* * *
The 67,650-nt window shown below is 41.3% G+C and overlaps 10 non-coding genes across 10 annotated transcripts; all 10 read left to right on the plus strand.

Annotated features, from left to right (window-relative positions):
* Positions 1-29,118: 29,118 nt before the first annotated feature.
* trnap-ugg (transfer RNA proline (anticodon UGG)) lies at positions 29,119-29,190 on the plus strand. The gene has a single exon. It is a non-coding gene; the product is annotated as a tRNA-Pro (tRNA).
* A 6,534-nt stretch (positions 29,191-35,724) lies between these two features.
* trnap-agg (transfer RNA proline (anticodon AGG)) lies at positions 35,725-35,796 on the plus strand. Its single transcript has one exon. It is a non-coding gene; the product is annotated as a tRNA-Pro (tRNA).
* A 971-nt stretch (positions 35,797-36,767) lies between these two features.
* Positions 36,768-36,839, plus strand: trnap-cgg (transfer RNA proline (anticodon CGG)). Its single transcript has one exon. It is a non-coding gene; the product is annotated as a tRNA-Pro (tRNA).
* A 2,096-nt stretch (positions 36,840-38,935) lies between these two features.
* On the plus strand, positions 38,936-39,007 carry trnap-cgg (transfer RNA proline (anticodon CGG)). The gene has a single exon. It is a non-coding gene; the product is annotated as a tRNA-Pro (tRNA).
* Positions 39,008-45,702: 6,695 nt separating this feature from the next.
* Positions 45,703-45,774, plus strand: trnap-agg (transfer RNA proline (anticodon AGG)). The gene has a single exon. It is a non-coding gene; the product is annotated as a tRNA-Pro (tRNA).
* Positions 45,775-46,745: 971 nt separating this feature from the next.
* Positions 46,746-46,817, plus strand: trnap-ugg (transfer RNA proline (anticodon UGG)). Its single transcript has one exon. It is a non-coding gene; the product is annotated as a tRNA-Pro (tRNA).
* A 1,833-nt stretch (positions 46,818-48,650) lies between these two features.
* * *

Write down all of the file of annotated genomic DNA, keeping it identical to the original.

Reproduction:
The 67,650-nt window shown below is 41.3% G+C and overlaps 10 non-coding genes across 10 annotated transcripts; all 10 read left to right on the plus strand.

Annotated features, from left to right (window-relative positions):
* Positions 1-29,118: 29,118 nt before the first annotated feature.
* trnap-ugg (transfer RNA proline (anticodon UGG)) lies at positions 29,119-29,190 on the plus strand. The gene has a single exon. It is a non-coding gene; the product is annotated as a tRNA-Pro (tRNA).
* A 6,534-nt stretch (positions 29,191-35,724) lies between these two features.
* trnap-agg (transfer RNA proline (anticodon AGG)) lies at positions 35,725-35,796 on the plus strand. Its single transcript has one exon. It is a non-coding gene; the product is annotated as a tRNA-Pro (tRNA).
* A 971-nt stretch (positions 35,797-36,767) lies between these two features.
* Positions 36,768-36,839, plus strand: trnap-cgg (transfer RNA proline (anticodon CGG)). Its single transcript has one exon. It is a non-coding gene; the product is annotated as a tRNA-Pro (tRNA).
* A 2,096-nt stretch (positions 36,840-38,935) lies between these two features.
* On the plus strand, positions 38,936-39,007 carry trnap-cgg (transfer RNA proline (anticodon CGG)). The gene has a single exon. It is a non-coding gene; the product is annotated as a tRNA-Pro (tRNA).
* Positions 39,008-45,702: 6,695 nt separating this feature from the next.
* Positions 45,703-45,774, plus strand: trnap-agg (transfer RNA proline (anticodon AGG)). The gene has a single exon. It is a non-coding gene; the product is annotated as a tRNA-Pro (tRNA).
* Positions 45,775-46,745: 971 nt separating this feature from the next.
* Positions 46,746-46,817, plus strand: trnap-ugg (transfer RNA proline (anticodon UGG)). Its single transcript has one exon. It is a non-coding gene; the product is annotated as a tRNA-Pro (tRNA).
* A 1,833-nt stretch (positions 46,818-48,650) lies between these two features.